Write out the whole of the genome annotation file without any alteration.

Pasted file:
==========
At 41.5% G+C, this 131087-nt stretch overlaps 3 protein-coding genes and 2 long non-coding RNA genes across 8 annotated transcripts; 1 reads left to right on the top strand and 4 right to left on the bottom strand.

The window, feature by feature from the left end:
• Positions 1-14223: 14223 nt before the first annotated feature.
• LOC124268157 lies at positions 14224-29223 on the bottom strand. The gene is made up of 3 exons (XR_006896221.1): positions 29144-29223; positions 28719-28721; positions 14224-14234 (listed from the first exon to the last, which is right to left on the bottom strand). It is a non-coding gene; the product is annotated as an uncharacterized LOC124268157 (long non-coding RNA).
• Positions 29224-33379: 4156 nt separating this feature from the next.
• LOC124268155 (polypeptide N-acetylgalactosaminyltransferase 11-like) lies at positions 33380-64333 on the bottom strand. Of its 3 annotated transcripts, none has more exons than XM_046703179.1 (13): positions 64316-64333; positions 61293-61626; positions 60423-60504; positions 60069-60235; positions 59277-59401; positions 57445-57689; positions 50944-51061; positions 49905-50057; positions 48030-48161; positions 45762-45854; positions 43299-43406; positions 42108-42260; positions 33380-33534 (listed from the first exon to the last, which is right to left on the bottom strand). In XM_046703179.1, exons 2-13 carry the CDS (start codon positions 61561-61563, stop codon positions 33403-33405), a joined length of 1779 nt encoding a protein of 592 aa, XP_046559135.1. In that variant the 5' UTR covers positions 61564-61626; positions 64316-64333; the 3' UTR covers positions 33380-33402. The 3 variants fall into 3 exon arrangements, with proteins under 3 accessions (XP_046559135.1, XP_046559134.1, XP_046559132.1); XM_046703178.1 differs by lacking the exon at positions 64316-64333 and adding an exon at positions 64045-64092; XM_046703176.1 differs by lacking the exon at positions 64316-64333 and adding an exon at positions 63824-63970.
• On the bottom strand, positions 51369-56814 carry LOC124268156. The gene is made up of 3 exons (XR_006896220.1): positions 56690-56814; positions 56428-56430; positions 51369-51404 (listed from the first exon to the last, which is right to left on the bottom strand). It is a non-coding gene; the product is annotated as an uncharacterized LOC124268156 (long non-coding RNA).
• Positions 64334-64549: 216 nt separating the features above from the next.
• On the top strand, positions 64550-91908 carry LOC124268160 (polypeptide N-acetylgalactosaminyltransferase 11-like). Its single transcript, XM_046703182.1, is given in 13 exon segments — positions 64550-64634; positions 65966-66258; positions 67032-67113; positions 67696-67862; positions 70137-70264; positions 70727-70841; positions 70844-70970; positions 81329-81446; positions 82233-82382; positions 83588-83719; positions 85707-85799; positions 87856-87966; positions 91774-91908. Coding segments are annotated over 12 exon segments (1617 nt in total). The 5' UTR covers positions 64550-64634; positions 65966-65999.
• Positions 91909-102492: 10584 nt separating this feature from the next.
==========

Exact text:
At 41.5% G+C, this 131087-nt stretch overlaps 3 protein-coding genes and 2 long non-coding RNA genes across 8 annotated transcripts; 1 reads left to right on the top strand and 4 right to left on the bottom strand.

The window, feature by feature from the left end:
• Positions 1-14223: 14223 nt before the first annotated feature.
• LOC124268157 lies at positions 14224-29223 on the bottom strand. The gene is made up of 3 exons (XR_006896221.1): positions 29144-29223; positions 28719-28721; positions 14224-14234 (listed from the first exon to the last, which is right to left on the bottom strand). It is a non-coding gene; the product is annotated as an uncharacterized LOC124268157 (long non-coding RNA).
• Positions 29224-33379: 4156 nt separating this feature from the next.
• LOC124268155 (polypeptide N-acetylgalactosaminyltransferase 11-like) lies at positions 33380-64333 on the bottom strand. Of its 3 annotated transcripts, none has more exons than XM_046703179.1 (13): positions 64316-64333; positions 61293-61626; positions 60423-60504; positions 60069-60235; positions 59277-59401; positions 57445-57689; positions 50944-51061; positions 49905-50057; positions 48030-48161; positions 45762-45854; positions 43299-43406; positions 42108-42260; positions 33380-33534 (listed from the first exon to the last, which is right to left on the bottom strand). In XM_046703179.1, exons 2-13 carry the CDS (start codon positions 61561-61563, stop codon positions 33403-33405), a joined length of 1779 nt encoding a protein of 592 aa, XP_046559135.1. In that variant the 5' UTR covers positions 61564-61626; positions 64316-64333; the 3' UTR covers positions 33380-33402. The 3 variants fall into 3 exon arrangements, with proteins under 3 accessions (XP_046559135.1, XP_046559134.1, XP_046559132.1); XM_046703178.1 differs by lacking the exon at positions 64316-64333 and adding an exon at positions 64045-64092; XM_046703176.1 differs by lacking the exon at positions 64316-64333 and adding an exon at positions 63824-63970.
• On the bottom strand, positions 51369-56814 carry LOC124268156. The gene is made up of 3 exons (XR_006896220.1): positions 56690-56814; positions 56428-56430; positions 51369-51404 (listed from the first exon to the last, which is right to left on the bottom strand). It is a non-coding gene; the product is annotated as an uncharacterized LOC124268156 (long non-coding RNA).
• Positions 64334-64549: 216 nt separating the features above from the next.
• On the top strand, positions 64550-91908 carry LOC124268160 (polypeptide N-acetylgalactosaminyltransferase 11-like). Its single transcript, XM_046703182.1, is given in 13 exon segments — positions 64550-64634; positions 65966-66258; positions 67032-67113; positions 67696-67862; positions 70137-70264; positions 70727-70841; positions 70844-70970; positions 81329-81446; positions 82233-82382; positions 83588-83719; positions 85707-85799; positions 87856-87966; positions 91774-91908. Coding segments are annotated over 12 exon segments (1617 nt in total). The 5' UTR covers positions 64550-64634; positions 65966-65999.
• Positions 91909-102492: 10584 nt separating this feature from the next.